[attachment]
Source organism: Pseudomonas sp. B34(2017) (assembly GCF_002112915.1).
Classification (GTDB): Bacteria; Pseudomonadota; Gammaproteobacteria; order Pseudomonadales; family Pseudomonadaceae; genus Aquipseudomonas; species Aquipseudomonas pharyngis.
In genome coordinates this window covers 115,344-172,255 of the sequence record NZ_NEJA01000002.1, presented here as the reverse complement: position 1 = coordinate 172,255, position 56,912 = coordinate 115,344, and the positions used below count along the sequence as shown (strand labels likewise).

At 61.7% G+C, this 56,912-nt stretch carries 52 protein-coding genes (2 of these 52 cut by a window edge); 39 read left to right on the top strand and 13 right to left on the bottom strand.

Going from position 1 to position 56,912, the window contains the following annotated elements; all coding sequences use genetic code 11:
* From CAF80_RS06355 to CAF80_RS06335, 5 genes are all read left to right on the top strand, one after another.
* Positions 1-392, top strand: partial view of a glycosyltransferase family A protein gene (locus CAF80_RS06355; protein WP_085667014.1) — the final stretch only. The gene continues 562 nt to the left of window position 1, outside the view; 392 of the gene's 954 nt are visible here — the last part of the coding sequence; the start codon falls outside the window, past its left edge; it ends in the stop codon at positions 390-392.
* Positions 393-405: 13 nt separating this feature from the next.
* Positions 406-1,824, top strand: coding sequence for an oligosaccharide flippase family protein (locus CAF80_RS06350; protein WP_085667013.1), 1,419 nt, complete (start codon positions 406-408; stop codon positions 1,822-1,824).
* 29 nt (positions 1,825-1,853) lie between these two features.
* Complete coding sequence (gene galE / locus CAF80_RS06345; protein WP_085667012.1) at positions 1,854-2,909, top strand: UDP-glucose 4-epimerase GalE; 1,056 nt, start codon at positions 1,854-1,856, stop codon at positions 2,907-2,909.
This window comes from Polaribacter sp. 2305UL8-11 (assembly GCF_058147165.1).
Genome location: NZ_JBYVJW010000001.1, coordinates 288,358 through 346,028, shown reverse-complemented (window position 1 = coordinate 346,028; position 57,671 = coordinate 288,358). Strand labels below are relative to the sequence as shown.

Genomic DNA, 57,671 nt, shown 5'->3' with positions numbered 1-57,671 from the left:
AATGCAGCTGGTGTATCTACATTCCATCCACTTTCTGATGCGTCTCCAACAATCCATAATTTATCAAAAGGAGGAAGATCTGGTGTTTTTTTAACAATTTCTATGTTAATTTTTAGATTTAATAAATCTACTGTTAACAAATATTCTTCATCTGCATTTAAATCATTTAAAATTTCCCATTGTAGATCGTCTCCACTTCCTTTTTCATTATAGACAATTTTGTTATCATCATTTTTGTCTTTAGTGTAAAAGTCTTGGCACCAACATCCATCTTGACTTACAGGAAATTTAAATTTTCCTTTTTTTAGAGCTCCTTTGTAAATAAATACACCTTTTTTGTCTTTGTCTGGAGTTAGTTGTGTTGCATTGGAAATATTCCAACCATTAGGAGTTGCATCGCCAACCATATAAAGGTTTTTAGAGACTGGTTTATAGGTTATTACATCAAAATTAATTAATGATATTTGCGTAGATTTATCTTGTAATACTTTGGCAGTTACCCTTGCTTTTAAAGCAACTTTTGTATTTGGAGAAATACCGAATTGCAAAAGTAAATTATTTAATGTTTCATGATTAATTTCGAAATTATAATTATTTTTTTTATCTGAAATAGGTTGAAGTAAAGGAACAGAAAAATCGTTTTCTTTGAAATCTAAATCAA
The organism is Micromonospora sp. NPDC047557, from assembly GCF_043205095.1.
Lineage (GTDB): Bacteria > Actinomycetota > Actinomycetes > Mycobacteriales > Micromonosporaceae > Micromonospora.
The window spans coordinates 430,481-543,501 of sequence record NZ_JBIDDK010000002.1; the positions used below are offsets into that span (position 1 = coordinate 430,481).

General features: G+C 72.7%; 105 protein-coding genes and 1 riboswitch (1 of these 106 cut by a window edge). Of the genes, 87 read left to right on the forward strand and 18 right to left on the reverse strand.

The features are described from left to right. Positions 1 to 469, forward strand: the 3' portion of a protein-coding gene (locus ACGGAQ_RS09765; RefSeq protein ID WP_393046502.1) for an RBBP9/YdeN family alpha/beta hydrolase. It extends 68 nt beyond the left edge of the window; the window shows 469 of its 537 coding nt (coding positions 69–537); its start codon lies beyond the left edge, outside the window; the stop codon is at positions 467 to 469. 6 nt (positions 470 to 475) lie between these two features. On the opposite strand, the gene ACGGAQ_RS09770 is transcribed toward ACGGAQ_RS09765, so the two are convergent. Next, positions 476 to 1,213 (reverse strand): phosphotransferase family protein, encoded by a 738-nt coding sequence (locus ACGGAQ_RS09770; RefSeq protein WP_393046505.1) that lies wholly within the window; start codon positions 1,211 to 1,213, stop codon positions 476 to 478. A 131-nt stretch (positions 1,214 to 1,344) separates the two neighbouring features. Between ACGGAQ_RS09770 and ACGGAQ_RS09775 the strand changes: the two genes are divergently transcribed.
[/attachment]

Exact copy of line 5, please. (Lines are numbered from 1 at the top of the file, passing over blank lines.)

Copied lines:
Going from position 1 to position 56,912, the window contains the following annotated elements; all coding sequences use genetic code 11: